The information consists of handwritten notes and a series of email exchange between officers of a public authority discussing various COVID-19 matters. I am satisfied the information has been generated by officers of public authorities for the purpose of providing advice and as a record of consultations. The email exchanges forms part of the deliberative process comprising exchange of views about a draft while moving towards a determined outcome. The information is for the deliberative process comprising advice and as a record of consultation is sufficient to meet the requirement of s35(1).
While the information that is the subject of the exchange comprises factual information, this information is closely linked and inextricably bound up with the decision-maker’s deliberative processes.11 While I am satisfied the handwritten notes taken by a public officer do contain some factual information, I am not satisfied that it is sufficiently separate from the deliberative material to be considered purely factual information for the purposes of s35.
I am satisfied that the information consists of opinion, advice or recommendation for the purpose of the deliberative processes related to the official business of the public authority.
The final version of the management guidelines and safety in schools plan is a concluded position following the deliberative process. This information is not exempt.
Section 35(4) further excludes from exemption any information that is older than 10 years. It is clear from the information before me that the information at issue is not older than 10 years.
I am satisfied that some of the information is exempt under s35.
Requests 7 and 9
Decision and Statement of Reasons
My decision is to refuse to provide the information sought, as outlined below.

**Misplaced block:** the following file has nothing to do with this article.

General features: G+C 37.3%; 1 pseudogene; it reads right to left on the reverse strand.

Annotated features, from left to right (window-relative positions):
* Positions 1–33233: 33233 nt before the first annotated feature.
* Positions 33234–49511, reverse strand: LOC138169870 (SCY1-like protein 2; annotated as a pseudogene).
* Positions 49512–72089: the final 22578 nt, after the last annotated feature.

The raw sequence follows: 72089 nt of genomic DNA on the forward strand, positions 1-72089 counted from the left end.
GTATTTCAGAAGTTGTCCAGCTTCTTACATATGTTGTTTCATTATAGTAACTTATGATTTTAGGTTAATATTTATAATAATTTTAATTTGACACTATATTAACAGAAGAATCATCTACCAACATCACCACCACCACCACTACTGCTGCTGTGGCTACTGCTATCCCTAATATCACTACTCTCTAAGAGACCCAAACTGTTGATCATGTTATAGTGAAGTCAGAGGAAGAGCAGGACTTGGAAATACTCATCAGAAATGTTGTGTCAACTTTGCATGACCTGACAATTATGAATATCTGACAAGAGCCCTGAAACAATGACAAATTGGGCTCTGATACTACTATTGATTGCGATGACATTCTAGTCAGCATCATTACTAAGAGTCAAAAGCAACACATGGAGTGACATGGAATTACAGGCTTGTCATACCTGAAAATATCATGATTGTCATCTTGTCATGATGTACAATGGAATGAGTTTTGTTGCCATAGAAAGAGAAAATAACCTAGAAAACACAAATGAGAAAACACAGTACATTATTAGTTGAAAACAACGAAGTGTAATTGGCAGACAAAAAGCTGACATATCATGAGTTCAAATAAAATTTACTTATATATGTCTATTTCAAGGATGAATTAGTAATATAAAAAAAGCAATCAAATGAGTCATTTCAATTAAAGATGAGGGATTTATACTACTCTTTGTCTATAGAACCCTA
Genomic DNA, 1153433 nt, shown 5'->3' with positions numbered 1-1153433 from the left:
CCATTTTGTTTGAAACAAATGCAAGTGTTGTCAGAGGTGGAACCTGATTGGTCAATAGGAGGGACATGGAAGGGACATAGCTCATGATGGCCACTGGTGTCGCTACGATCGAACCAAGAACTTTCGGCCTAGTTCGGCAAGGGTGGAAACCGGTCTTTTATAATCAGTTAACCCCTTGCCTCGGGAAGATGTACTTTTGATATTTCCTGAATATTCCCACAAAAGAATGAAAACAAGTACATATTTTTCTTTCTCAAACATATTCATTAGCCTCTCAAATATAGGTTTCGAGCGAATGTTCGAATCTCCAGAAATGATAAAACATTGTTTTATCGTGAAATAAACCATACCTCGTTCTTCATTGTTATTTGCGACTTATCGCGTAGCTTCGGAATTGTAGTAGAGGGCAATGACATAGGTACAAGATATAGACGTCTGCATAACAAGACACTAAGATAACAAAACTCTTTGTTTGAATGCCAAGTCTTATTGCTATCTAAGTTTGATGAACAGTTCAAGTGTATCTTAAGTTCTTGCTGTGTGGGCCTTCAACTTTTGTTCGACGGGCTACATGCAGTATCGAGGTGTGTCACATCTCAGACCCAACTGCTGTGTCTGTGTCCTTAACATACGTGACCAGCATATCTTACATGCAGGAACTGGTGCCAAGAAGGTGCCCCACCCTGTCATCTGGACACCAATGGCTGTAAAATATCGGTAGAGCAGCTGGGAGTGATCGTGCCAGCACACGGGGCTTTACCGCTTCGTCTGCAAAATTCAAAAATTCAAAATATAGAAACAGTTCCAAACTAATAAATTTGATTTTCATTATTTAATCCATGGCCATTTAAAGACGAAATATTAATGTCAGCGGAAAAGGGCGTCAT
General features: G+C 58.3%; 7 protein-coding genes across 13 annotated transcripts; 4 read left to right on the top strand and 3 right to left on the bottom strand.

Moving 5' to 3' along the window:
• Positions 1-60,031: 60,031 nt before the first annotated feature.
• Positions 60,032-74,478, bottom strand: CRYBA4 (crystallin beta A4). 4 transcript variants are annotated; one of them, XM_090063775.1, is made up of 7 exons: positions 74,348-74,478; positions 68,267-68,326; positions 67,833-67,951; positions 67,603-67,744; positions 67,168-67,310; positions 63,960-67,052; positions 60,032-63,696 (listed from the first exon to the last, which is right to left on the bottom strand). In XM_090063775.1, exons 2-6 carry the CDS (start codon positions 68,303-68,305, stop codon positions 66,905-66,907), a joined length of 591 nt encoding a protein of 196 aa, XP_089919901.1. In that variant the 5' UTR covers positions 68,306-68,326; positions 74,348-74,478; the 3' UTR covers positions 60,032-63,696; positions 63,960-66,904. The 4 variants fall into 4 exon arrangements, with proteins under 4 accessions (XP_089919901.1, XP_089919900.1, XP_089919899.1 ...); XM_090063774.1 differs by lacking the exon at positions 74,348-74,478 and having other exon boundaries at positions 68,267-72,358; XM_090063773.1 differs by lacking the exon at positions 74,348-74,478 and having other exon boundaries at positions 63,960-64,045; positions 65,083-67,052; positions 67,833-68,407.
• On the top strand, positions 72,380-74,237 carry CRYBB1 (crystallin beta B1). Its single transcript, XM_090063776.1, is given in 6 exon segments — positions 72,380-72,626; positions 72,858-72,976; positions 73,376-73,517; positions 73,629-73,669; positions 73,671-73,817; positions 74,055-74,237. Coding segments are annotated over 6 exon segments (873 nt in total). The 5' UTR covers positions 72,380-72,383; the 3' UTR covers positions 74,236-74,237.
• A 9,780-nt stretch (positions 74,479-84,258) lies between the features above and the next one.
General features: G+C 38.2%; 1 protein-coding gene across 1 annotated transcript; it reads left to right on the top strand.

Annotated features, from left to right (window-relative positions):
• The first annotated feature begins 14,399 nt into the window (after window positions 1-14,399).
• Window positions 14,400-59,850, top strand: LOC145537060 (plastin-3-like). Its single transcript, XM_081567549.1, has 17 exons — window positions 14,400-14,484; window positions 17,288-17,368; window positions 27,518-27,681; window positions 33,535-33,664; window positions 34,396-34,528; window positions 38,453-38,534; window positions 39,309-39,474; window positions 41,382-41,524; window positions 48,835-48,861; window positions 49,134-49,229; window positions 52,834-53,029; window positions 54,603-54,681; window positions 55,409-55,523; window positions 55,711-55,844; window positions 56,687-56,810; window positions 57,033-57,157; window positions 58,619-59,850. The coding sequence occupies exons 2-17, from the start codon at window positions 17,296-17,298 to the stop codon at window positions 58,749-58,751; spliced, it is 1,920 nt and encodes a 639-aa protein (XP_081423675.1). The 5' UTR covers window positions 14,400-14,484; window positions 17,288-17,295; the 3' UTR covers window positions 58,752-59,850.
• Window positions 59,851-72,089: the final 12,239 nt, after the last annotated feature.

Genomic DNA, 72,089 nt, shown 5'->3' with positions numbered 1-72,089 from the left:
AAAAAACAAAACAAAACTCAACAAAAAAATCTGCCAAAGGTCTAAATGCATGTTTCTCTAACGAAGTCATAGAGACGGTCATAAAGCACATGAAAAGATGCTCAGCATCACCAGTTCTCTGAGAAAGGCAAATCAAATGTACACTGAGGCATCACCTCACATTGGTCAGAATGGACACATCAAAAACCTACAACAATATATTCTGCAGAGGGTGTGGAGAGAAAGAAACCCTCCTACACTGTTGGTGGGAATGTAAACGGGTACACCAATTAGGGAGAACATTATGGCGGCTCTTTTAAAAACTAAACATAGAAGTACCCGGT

This information cannot be produced in its entirety from the Department’s electronic computer systems as it is in a format that is not searchable. Retrieval and collation of this information would require a substantial and unreasonable diversion of resources. The information held by the Department concerning the request for information is held against the individual file of the patient. Attempts to retrieve the historical information has proven to be challenging and hence pursuant to s10 of the Act (electronic information) the request is refused.
(1) If information is stored in an electronic form, a Minister or public authority may refuse an application under section 13 if –
(a) the information cannot be produced using the normal computer hardware and software and technical expertise of the public authority; and
(b) producing it would substantially and unreasonably divert the resources of the public authority from its usual operations, having regard to the factors in Schedule 3.
Having regard to the factors under Schedule 3 of the Act:
Clause 1(a): the terms of the request, especially whether it is of a global kind or a generally expressed request, and in that regard whether the terms of the request offer a sufficiently precise description to permit the public authority or
Minister, as a practical matter, to locate the document sought within a reasonable time and with the exercise of reasonable effort.
The request being of a global kind the ability to locate the information cannot be undertaken in a reasonable time without dedication of resources.
Clause (b): whether the demonstrable importance of the document or documents to the applicant might be a factor in determining what in the particular case are a reasonable time and a reasonable effort.
Even though the applicant is a private citizen, and the information is in connection with COVID-19 mandatory vaccinations for certain venues, the consideration under Schedule 3 may diminish somewhat due to this fact but I am not convinced that the weight of importance of the application to the applicant outweighs the utilisation of resources in further assessing the application.
Clause 1(c): more generally whether the request is a reasonably manageable one, giving due, but not conclusive, regard to the size of the public authority or Minister and the extent of its resources available for dealing with applications.
In this context, the resources to be considered are the existing resources required to process the request consistent with attendance to other priorities.12 It does not refer to the whole of the resources or possible resources it may temporarily be able to obtain to assist in processing the request.13 Therefore, the resources to be considered are those which would have to be used in:
- manually identifying the information in the Department’s electronic computer systems;
- identifying, locating and collating the information from the computer system;
- deciding whether to grant, refuse or defer access to the information or edited information, including resources to be used in examining the information;
- extracting the information; and
- notifying the applicant of any interim or final decision on the request.